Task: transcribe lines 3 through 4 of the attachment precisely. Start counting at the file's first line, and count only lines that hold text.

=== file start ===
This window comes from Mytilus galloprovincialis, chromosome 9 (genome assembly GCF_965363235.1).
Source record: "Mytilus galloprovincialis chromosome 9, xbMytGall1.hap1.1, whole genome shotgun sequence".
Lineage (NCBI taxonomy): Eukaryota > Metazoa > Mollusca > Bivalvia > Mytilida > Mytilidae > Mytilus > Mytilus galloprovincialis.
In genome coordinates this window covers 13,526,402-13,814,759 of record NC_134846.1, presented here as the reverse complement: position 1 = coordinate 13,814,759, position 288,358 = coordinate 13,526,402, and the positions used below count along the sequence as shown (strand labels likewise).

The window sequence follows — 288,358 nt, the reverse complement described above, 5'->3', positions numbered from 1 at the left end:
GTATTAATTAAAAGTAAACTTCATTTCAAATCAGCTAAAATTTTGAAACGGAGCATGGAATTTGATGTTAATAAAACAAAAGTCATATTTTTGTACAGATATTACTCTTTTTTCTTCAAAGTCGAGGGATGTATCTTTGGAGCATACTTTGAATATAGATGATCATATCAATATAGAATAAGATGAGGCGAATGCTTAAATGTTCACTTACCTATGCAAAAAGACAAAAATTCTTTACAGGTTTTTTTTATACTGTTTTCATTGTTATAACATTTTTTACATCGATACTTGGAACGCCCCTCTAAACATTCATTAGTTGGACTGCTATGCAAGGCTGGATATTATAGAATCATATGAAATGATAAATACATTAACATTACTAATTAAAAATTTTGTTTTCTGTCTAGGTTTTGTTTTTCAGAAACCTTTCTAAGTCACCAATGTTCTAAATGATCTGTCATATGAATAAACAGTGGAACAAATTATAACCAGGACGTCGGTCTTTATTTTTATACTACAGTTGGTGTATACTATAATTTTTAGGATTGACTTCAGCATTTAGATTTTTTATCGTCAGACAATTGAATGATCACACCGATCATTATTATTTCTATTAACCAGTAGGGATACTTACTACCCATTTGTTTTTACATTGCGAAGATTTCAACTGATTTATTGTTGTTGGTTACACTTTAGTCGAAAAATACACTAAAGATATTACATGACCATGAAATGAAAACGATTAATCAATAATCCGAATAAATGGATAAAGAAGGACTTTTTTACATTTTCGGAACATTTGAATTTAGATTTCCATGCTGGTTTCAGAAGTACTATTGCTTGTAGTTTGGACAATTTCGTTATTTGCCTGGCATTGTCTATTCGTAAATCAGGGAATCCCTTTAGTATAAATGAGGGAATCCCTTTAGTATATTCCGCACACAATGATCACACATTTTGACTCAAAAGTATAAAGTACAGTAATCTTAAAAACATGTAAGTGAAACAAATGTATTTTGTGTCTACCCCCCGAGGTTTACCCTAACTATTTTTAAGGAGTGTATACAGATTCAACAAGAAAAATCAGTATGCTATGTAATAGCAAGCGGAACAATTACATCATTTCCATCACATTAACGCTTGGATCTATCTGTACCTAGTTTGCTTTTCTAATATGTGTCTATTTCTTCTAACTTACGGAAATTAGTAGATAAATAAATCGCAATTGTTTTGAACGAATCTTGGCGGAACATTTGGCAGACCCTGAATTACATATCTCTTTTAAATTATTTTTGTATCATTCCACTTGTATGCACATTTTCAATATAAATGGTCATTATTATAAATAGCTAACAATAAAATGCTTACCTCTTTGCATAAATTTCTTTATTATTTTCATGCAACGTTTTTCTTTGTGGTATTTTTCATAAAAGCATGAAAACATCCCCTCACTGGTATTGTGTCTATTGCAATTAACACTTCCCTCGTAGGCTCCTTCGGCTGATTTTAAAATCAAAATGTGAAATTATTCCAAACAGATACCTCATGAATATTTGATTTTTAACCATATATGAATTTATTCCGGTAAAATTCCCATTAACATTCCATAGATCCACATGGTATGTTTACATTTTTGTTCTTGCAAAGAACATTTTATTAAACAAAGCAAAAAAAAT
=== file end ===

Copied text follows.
Lineage (NCBI taxonomy): Eukaryota > Metazoa > Mollusca > Bivalvia > Mytilida > Mytilidae > Mytilus > Mytilus galloprovincialis.
In genome coordinates this window covers 13,526,402-13,814,759 of record NC_134846.1, presented here as the reverse complement: position 1 = coordinate 13,814,759, position 288,358 = coordinate 13,526,402, and the positions used below count along the sequence as shown (strand labels likewise).